Whitehorse (population 40,733 as of the 2011 Census) is the capital and largest city of Yukon, Canada and the largest city in northern Canada. It was incorporated in 1950 and is located in southern Yukon. Whitehorse's downtown and Riverdale areas occupy both shores of the Yukon River, which originates in British Columbia and meets the Bering Sea in Alaska. The city was named after the White Horse Rapids for their resemblance to the mane of a white horse, near Miles Canyon, before the river was dammed. Because of the city's location in the Whitehorse valley, the climate is milder than other comparable northern communities. At this latitude winter days are short and summer days have 20 hours of daylight.
Whitehorse is located at kilometre 1,425 (Historic Mile 918) of the Trans-Canada Highway and is framed by three nearby mountains: Grey Mountain to the east, Haeckel Hill to the northwest and Golden Horn Mountain to the south. The rapids which were the namesake of the city have disappeared under Schwatka Lake, formed by the construction of a hydroelectricity dam in 1958. Whitehorse is currently the 79th largest city in Canada by area. The city limits present a near rectangular shape orientated in a NW-SE direction.
Like most of Yukon, Whitehorse has a dry subarctic climate (Köppen climate classification Dfc). However, because of the city's location in the Whitehorse valley, the climate is milder than other comparable northern communities such as Yellowknife. With an average annual temperature of −0.1 °C (31.8 °F) Whitehorse is the warmest place in the Yukon. This is the airport temperature. The Whitehorse Riverdale weather station situated at a lower elevation than the airport is even warmer at 0.2 °C (32.4 °F). At this latitude winter days are short and summer days have just over 19 hours of daylight. Whitehorse experiences an annual temperature average with daily highs of 20.5 °C (68.9 °F) in July and average daily lows of −22 °C (−8 °F) in January. The highest temperature ever recorded in Whitehorse was 35.6 °C (96 °F) on 14 June 1969. The coldest temperature ever recorded was −56.1 °C (−69 °F) on 21 January 1906. Whitehorse has little precipitation with an average annual snowfall of 145 cm (57.09 in) and 163 mm (6.4 in) of rainfall.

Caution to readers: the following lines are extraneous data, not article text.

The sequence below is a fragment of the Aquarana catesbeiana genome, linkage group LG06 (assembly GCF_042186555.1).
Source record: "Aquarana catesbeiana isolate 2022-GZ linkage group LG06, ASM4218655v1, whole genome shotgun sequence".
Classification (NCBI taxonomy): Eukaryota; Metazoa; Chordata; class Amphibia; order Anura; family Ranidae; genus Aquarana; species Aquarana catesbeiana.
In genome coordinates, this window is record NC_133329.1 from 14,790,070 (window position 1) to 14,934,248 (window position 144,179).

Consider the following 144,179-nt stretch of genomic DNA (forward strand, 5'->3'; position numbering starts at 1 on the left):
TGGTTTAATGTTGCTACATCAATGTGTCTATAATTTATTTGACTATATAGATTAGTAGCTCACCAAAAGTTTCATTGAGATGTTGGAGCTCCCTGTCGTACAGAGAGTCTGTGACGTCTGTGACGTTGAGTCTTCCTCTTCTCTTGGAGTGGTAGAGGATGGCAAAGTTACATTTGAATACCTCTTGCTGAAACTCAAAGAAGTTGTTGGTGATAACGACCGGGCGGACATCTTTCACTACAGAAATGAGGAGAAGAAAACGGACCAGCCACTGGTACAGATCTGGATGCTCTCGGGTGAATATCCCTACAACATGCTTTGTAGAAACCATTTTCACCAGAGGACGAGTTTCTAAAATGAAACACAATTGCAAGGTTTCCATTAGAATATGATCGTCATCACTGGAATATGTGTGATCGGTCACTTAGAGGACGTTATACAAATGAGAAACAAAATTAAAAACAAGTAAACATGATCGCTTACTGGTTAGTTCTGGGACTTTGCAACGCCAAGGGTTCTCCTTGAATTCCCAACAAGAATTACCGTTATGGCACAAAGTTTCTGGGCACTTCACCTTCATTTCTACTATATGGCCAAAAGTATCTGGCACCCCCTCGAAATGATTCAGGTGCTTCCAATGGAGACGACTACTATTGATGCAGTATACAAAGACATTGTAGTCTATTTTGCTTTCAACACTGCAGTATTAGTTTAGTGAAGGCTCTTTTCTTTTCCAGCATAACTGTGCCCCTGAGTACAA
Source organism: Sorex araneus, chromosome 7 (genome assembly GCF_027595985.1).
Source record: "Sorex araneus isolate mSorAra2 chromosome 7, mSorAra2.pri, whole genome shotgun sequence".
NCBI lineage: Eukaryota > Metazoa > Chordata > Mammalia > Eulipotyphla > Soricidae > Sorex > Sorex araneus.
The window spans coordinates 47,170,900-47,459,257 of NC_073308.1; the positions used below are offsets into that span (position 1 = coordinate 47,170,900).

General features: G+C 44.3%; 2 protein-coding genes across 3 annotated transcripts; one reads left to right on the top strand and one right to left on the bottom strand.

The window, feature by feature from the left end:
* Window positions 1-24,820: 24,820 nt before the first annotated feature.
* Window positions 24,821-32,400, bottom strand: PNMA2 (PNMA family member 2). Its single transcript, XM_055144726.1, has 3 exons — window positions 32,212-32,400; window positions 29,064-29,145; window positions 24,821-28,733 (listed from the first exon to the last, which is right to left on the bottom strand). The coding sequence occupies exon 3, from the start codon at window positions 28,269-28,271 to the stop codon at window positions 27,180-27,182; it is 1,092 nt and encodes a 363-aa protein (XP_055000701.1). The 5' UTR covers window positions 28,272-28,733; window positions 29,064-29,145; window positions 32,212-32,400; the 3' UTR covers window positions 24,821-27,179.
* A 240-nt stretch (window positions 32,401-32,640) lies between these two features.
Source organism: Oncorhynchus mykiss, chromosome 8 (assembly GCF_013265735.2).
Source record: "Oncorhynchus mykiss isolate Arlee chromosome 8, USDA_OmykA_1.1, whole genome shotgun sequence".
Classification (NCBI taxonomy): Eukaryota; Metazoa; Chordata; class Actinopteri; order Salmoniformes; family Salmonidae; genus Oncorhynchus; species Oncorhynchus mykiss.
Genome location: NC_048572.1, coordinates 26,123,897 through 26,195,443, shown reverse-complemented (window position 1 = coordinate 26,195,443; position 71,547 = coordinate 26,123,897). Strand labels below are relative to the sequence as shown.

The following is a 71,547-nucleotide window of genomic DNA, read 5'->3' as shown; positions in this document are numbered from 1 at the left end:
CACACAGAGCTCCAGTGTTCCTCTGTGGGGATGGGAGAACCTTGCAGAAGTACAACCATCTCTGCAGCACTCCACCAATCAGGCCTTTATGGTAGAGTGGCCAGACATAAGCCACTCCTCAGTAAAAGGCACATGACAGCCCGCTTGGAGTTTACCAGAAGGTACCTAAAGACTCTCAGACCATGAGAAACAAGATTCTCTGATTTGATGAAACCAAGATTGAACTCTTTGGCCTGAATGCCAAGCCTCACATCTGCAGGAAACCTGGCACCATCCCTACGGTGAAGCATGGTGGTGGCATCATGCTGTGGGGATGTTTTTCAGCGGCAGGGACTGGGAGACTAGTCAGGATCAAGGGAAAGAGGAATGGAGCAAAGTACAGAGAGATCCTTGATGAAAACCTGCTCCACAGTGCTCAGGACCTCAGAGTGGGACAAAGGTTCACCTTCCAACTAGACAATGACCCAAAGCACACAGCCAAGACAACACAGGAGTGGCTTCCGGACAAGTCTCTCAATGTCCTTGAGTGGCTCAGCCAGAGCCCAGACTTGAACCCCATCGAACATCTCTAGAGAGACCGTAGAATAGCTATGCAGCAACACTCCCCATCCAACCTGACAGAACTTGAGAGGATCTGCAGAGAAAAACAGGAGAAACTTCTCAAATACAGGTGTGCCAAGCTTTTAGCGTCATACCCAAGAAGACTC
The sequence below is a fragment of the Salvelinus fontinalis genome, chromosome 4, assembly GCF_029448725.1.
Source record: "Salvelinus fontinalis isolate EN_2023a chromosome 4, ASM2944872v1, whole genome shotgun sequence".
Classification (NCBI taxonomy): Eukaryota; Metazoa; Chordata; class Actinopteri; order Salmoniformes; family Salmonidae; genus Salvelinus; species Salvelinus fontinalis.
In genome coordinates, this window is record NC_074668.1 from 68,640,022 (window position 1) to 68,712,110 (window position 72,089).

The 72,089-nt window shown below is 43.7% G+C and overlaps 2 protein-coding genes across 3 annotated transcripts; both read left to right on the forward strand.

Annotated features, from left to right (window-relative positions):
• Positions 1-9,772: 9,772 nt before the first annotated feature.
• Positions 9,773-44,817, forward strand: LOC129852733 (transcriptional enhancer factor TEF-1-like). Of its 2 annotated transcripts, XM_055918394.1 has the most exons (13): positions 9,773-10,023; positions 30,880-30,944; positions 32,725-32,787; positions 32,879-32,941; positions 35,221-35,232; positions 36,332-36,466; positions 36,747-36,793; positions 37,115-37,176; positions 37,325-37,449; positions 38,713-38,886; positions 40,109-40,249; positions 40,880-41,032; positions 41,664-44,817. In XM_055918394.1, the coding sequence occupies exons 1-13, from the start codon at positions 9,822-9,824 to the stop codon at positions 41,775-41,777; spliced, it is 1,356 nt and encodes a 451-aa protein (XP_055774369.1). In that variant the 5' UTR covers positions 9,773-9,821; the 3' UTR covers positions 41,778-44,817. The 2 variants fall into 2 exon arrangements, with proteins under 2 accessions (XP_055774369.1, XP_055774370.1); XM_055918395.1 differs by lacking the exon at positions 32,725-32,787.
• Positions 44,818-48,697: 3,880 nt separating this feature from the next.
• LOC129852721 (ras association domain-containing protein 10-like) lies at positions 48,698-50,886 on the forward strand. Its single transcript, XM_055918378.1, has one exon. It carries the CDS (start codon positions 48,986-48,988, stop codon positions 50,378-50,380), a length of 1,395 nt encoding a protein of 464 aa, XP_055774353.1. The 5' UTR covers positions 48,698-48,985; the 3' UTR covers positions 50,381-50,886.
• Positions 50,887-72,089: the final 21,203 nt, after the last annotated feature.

According to Meteorological Service of Canada, Whitehorse has the distinction of being Canada's driest city, mainly because it lies in the rain shadow of the Coast Mountains.
Whitehorse is in the Cordilleran climate region, the Complex Soils of Mountain Areas soil region, the Cordilleran vegetation region, and the Boreal Cordillera ecozone.